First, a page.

Chances are you are reading this blog post on one of the most commonly used web browsers: Google Chrome, Mozilla Firefox, Microsoft Internet Explorer, Microsoft Edge, or Apple Safari. Web browsers are great at delivering content on devices and remembering your web history. However, most are not designed for privacy by default. Have you ever had a look at your web history and browser settings? Even at incognito mode, a web browser sends, receives and stores a lot of data that you may not want to be recorded and stored forever.

Switching to privacy-focused browsers is one way to protect your privacy. Firefox Focus and Brave do so by blocking advertisements, trackers, removing third-party cookies,  blocking malicious scripts and sites. This way, not only is loading much faster, but users also get fewer distractions and do not give away as much data to companies unknowingly. Furthermore, these browsers enable users to configure their settings more easily so that users have more control over their privacy. Most of these browsers are free, open-sourced, and monetise in new interesting ways to get extra cash for maintenance.

Privacy Browser Extensions

If you liked the sound of having the privacy which privacy-focused browsers offer but cannot imagine the prospect of becoming disloyal to your internet browser, privacy browser extensions are ideal. Extensions such as uBlock Origin, Privacy Badger, and Ghostery can be installed as an add-on to common browsers to block trackers, scripts that may leach your browser's CPU and data for malicious purposes in addition to advertisements, giving your existing browser the muscles it needs to fight against data-hungry websites.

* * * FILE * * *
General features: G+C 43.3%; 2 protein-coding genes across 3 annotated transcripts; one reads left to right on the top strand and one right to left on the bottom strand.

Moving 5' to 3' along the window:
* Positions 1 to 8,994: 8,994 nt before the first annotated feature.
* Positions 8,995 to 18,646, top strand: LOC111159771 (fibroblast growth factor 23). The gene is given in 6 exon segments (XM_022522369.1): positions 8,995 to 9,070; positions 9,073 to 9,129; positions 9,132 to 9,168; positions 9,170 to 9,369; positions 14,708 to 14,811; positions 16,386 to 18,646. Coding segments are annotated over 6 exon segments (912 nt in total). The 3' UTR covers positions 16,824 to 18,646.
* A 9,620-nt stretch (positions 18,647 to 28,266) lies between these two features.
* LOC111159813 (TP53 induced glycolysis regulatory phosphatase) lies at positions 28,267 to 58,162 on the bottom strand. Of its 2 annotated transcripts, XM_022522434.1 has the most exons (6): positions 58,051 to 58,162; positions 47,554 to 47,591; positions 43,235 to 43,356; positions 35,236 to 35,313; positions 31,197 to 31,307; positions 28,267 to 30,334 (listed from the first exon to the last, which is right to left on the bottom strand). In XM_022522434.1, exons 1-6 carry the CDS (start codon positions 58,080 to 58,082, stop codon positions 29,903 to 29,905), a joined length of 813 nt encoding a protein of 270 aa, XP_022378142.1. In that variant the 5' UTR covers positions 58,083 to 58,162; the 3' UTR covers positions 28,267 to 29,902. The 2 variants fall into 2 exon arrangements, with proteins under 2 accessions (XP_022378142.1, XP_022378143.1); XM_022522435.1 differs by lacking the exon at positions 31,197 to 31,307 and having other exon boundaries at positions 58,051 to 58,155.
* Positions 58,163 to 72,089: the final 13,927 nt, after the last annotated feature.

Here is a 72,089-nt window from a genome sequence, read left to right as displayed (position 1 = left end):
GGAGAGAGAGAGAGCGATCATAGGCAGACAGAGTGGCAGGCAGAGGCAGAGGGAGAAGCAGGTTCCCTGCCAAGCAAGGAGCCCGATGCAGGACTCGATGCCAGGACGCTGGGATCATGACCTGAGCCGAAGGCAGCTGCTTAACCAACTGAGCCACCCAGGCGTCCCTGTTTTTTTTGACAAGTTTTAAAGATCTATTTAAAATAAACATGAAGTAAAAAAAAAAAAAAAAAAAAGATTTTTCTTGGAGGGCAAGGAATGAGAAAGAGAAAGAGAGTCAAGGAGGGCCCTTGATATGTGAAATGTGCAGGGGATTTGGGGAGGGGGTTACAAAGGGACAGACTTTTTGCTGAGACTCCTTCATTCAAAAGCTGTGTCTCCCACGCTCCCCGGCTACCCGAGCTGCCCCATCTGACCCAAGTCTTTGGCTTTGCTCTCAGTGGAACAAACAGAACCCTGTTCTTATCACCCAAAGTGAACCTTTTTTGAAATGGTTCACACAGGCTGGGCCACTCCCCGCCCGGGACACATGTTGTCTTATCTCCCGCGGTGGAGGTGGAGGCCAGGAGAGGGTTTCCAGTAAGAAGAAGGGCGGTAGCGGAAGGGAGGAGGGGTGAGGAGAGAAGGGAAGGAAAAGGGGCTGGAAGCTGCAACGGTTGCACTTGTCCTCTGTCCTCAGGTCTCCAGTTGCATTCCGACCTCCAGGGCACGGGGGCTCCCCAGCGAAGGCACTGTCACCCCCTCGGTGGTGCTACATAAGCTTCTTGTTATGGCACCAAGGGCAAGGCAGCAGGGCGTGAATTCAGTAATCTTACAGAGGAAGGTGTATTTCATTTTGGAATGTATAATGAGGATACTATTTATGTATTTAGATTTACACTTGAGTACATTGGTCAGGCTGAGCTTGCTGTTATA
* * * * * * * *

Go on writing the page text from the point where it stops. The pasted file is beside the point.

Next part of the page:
Adblockers are a subset of privacy browser extensions. Operating in a very similar way, they are installable plugins to your desired browser in order to remove, alter or hide advertising content on any given webpage. Whilst some are designed to purely remove ads or to ensure your precious time is saved by not having to watch that 5-second advert before viewing your favourite music videos, others are more complex. For example, blockers like uBlock go further by blocking widgets which could compromise a user's privacy.

By blocking these widgets, third parties are unable to get their hands on valuable information such as the length of time you spent on a specific page, or how long your cursor was hovering over those new pair of trainers which you were so close to purchasing.

Virtual Private Networks

A virtual private network (VPN) should not be a stranger to many office workers since the Covid-19 lockdown. VPN was initially designed to provide access to corporate applications to remote users using an encrypted tunnelling protocol. Increasingly they can also be used to connect to proxy servers in order to protect personal identity and ensure privacy.

A proxy server acts as a middle-man or a gateway between the user and the internet. By anonymising the end user's address, the website that receives a request would not be able to track users continuously and build a user profile. Consequently, much less information is exposed to the wider internet.

However, it is important to make sure you use a trustworthy VPN  provider since your internet activity goes through a proxy server, which is run by a third party who can see who you are and your traffic.

Let's all make the effort to ensure we protect ourselves when going online. After all, we spend 24 hours a week on average online – that's a lot of data to companies to take and monetise!